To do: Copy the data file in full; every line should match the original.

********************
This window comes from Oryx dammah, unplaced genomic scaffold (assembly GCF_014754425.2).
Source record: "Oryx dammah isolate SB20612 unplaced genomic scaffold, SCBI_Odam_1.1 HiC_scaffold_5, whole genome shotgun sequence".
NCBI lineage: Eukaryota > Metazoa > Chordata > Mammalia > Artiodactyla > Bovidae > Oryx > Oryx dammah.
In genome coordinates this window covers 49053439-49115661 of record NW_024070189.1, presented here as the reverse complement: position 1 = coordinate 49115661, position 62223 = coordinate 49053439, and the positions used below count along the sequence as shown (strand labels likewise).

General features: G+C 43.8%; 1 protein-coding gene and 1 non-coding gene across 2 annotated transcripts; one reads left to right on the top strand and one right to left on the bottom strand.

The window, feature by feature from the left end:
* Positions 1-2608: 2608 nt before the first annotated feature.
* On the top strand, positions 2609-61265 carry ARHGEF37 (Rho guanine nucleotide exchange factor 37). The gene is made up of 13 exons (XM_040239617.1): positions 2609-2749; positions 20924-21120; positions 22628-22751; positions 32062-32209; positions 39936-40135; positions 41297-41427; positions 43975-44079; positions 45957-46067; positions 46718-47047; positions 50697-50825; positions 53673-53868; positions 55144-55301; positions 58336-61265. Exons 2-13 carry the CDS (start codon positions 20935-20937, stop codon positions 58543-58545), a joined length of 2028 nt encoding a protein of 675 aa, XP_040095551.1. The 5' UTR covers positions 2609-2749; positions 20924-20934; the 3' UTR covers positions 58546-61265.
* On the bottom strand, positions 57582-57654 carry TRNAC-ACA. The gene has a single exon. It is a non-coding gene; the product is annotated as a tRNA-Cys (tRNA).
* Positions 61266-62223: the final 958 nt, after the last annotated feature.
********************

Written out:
This window comes from Oryx dammah, unplaced genomic scaffold (assembly GCF_014754425.2).
Source record: "Oryx dammah isolate SB20612 unplaced genomic scaffold, SCBI_Odam_1.1 HiC_scaffold_5, whole genome shotgun sequence".
NCBI lineage: Eukaryota > Metazoa > Chordata > Mammalia > Artiodactyla > Bovidae > Oryx > Oryx dammah.
In genome coordinates this window covers 49053439-49115661 of record NW_024070189.1, presented here as the reverse complement: position 1 = coordinate 49115661, position 62223 = coordinate 49053439, and the positions used below count along the sequence as shown (strand labels likewise).

General features: G+C 43.8%; 1 protein-coding gene and 1 non-coding gene across 2 annotated transcripts; one reads left to right on the top strand and one right to left on the bottom strand.

The window, feature by feature from the left end:
* Positions 1-2608: 2608 nt before the first annotated feature.
* On the top strand, positions 2609-61265 carry ARHGEF37 (Rho guanine nucleotide exchange factor 37). The gene is made up of 13 exons (XM_040239617.1): positions 2609-2749; positions 20924-21120; positions 22628-22751; positions 32062-32209; positions 39936-40135; positions 41297-41427; positions 43975-44079; positions 45957-46067; positions 46718-47047; positions 50697-50825; positions 53673-53868; positions 55144-55301; positions 58336-61265. Exons 2-13 carry the CDS (start codon positions 20935-20937, stop codon positions 58543-58545), a joined length of 2028 nt encoding a protein of 675 aa, XP_040095551.1. The 5' UTR covers positions 2609-2749; positions 20924-20934; the 3' UTR covers positions 58546-61265.
* On the bottom strand, positions 57582-57654 carry TRNAC-ACA. The gene has a single exon. It is a non-coding gene; the product is annotated as a tRNA-Cys (tRNA).
* Positions 61266-62223: the final 958 nt, after the last annotated feature.